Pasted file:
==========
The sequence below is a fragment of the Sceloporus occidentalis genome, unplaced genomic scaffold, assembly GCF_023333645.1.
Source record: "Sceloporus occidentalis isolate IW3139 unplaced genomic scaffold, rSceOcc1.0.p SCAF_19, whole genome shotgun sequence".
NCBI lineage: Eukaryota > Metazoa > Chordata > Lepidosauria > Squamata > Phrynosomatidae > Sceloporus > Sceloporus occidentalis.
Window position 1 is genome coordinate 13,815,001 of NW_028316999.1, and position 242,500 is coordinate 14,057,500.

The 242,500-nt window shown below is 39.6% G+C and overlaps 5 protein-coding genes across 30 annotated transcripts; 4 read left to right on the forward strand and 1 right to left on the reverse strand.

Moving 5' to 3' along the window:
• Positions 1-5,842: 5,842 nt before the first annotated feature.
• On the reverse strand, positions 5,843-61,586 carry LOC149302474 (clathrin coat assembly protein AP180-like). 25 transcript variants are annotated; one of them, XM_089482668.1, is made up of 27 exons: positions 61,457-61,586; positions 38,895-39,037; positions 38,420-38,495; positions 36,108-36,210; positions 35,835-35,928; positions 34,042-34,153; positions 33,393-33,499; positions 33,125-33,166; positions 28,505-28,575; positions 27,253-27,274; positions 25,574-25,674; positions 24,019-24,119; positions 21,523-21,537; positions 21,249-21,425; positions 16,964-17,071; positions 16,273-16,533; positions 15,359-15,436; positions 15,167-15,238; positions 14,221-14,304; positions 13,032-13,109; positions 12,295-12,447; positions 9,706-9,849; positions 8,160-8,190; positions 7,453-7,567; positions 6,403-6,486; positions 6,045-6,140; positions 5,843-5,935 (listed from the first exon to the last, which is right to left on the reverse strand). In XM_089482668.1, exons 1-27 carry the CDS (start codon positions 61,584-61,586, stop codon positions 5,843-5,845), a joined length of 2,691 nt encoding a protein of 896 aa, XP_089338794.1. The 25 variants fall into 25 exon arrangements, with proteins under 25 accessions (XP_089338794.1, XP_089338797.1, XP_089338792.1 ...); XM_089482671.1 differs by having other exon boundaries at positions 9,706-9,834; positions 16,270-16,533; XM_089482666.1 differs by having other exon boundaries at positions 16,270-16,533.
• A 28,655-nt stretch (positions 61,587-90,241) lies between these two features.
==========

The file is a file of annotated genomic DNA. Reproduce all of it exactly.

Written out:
The sequence below is a fragment of the Sceloporus occidentalis genome, unplaced genomic scaffold, assembly GCF_023333645.1.
Source record: "Sceloporus occidentalis isolate IW3139 unplaced genomic scaffold, rSceOcc1.0.p SCAF_19, whole genome shotgun sequence".
NCBI lineage: Eukaryota > Metazoa > Chordata > Lepidosauria > Squamata > Phrynosomatidae > Sceloporus > Sceloporus occidentalis.
Window position 1 is genome coordinate 13,815,001 of NW_028316999.1, and position 242,500 is coordinate 14,057,500.

The 242,500-nt window shown below is 39.6% G+C and overlaps 5 protein-coding genes across 30 annotated transcripts; 4 read left to right on the forward strand and 1 right to left on the reverse strand.

Moving 5' to 3' along the window:
• Positions 1-5,842: 5,842 nt before the first annotated feature.
• On the reverse strand, positions 5,843-61,586 carry LOC149302474 (clathrin coat assembly protein AP180-like). 25 transcript variants are annotated; one of them, XM_089482668.1, is made up of 27 exons: positions 61,457-61,586; positions 38,895-39,037; positions 38,420-38,495; positions 36,108-36,210; positions 35,835-35,928; positions 34,042-34,153; positions 33,393-33,499; positions 33,125-33,166; positions 28,505-28,575; positions 27,253-27,274; positions 25,574-25,674; positions 24,019-24,119; positions 21,523-21,537; positions 21,249-21,425; positions 16,964-17,071; positions 16,273-16,533; positions 15,359-15,436; positions 15,167-15,238; positions 14,221-14,304; positions 13,032-13,109; positions 12,295-12,447; positions 9,706-9,849; positions 8,160-8,190; positions 7,453-7,567; positions 6,403-6,486; positions 6,045-6,140; positions 5,843-5,935 (listed from the first exon to the last, which is right to left on the reverse strand). In XM_089482668.1, exons 1-27 carry the CDS (start codon positions 61,584-61,586, stop codon positions 5,843-5,845), a joined length of 2,691 nt encoding a protein of 896 aa, XP_089338794.1. The 25 variants fall into 25 exon arrangements, with proteins under 25 accessions (XP_089338794.1, XP_089338797.1, XP_089338792.1 ...); XM_089482671.1 differs by having other exon boundaries at positions 9,706-9,834; positions 16,270-16,533; XM_089482666.1 differs by having other exon boundaries at positions 16,270-16,533.
• A 28,655-nt stretch (positions 61,587-90,241) lies between these two features.